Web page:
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Is Flash Justice the Solution to Flash Riots?
By Art Bowker, Cybercrime Specialist
Published: 09/26/2011

Gavel-laptop This summer has seen a perverted twist on a phenomenon that started in 2003, specifically flash mobs. Initially flash mobs were organized, usually via social media, for entertainment, fun, even social protests. However, this summer we saw flash mobs being organized for crime. We had the riots in the United Kingdom and numerous mass shoplifting and robberies occurring in the United States. These acts were all apparently coordinated via social media. Who knows if this will be a new trend or if it will fizzle out.

One thing that concerns me is a terrorist creating a flash mob to either maximize the casualties and/or reduce the response time of law enforcement and other first responders. I could also imagine a “lone wolf” terrorist doing the same thing. We may also see “smarter” offenders using a flash mob to divert attention for a much more serious criminal act. Imagine being able to manipulate a mob to commit a crime. For now we are dealing with those who thought it was okay to participate in a mass free for all of criminality.

Thanks to technology many of these “Einsteins” were video taped in the act. Many have been arrested. I can hear the arguments being made by some offenders who were caught. I just went to a location to see what was going to happen. All I took was a candy bar. I never intended to do anything criminal. There will be a lot of rationalization and minimization going on for sure. The task for the person making the sentencing recommendations is going to be to cut through all this stuff. But how?

The United Kingdom apparently is adopting decades old rules for dealing with these recent rioters,. They have three principles which are being used to guide sentencing decisions. The first principle is that apprehended offenders can’t’ argue that they shouldn’t be punished because others who were equally to blame didn’t get caught. The second principle is anyone who is involved in a major mass criminal act can’t expect to have their actions considered separately from those others involved. Basically, no matter how minor their role was in the event they are just as responsible for the results of the larger disorder in which the police were overwhelmed by strength of numbers. Finally, the last principle is the offender’s previous good character has less mitigation effect when they are involved in a large scale criminal act, such as riot. It is kind of interesting that they are using principles that were developed well before social networking or even the Internet was created.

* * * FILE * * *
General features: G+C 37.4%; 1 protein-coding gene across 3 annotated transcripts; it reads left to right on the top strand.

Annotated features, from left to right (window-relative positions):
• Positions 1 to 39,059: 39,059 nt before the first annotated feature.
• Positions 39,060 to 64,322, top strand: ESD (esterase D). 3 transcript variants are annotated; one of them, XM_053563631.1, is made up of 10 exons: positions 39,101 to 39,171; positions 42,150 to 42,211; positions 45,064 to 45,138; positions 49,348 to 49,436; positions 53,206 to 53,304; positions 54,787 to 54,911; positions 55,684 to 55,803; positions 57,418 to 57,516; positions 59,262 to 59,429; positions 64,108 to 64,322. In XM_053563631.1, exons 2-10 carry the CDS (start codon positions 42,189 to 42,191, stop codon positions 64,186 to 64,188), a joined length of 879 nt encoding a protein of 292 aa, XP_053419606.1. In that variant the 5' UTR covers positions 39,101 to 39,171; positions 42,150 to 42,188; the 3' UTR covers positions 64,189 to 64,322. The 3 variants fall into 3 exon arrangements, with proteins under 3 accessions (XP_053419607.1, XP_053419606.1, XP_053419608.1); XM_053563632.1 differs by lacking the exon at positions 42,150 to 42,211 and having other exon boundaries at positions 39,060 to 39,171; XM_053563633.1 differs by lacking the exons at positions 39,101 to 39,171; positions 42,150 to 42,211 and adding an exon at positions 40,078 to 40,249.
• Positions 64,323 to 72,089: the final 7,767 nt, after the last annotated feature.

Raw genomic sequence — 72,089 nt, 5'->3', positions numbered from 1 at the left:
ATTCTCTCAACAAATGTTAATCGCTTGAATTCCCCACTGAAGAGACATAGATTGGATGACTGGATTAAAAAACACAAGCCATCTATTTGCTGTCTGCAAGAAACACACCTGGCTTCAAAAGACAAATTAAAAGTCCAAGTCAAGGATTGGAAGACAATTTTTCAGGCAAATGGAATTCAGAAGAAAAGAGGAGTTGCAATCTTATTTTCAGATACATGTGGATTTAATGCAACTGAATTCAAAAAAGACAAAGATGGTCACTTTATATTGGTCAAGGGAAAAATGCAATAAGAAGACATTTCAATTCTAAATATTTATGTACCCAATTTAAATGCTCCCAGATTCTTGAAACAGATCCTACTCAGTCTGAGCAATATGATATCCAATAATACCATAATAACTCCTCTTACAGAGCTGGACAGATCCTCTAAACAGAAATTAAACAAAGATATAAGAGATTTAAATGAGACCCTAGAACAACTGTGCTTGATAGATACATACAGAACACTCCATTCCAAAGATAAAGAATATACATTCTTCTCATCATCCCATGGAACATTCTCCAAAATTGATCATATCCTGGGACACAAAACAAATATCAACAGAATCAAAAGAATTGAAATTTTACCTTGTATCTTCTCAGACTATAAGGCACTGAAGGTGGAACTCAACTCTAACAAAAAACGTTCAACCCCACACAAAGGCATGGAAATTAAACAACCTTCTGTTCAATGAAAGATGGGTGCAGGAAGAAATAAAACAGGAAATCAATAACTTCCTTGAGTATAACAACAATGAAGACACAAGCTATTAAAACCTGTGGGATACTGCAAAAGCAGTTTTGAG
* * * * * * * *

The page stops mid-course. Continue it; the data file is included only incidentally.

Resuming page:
I am not saying that is a bad way of dealing with riots. But the effect is starting to be felt in the prisons and jails. There are reports that in England and Wales jail populations are increasing by 100 a day, which is being attributed in part to justice dispensed to the rioters. You see in a “wired” society, with cameras every where no one gets away for long. Forty years ago, when their legal principles were adopted, you have only a few offenders getting caught. Now with cameras recording everything you have a larger percentage of the mob being arrested. Not to mention the truly brain dead rioters posting pictures of themselves on the Facebook profiles doing criminal acts. Maybe the hard line though will put an end to the flash riots.

What about in the United States? In the states we pride ourselves on individualized justice. What do we do with 75 offenders who meet via a social media to shoplift $700 from a local store? Maybe we treat them all equal and throw the book at them. Maybe there is another way though. Why not focus on the ring leaders, you know those who arranged the acts. Come down hard on these who posted and spread the word to do start a crime wave. Anyone caught committing violence, as opposed to stealing a candy bar or six back of beer goes to the front of the prison bus.

Law enforcement are going to have to get up to speed and fast. Some law enforcement are already monitoring social media. Additionally, after the fact they are also going to have to be prepared to investigate who arranged the event, i.e, got the discussion going via the social media. Sure those video cameras and posts on offender’s social networking profiles are great but they are just pieces of the investigative pie. Obviously, these investigations are going to depend upon the amount of loss, damage, and/or harm inflicted.

For those in corrections, particularly those involved in sentencing recommendations, maybe it is time to take a breath. Look at the loss, the damage and harm and the role the offender played in the crime. Also look to how cooperative they were with the police in helping in the investigation and/or if they accepted responsibility for their crime. Finally, what does their prior record look like.

I truly hope this is just a stupid fad, like the “streakers” of my day. (Yeah, thirty years ago folks sometimes chose to run naked through the streets as opposed to burning everything down.) Maybe the UK has got it right. But then again, it will not take too many social media shoplifting events to quickly overwhelm correctional resources. After all in today’s fiscal environment can we throw everyone in jail? Is flash justice the solution to flash riots? Only time will tell. On that thought my cigar needs a light. Be safe out there.



Visit "The Three C's (Computers, Crime & Corrections)" blog by Art Bowker

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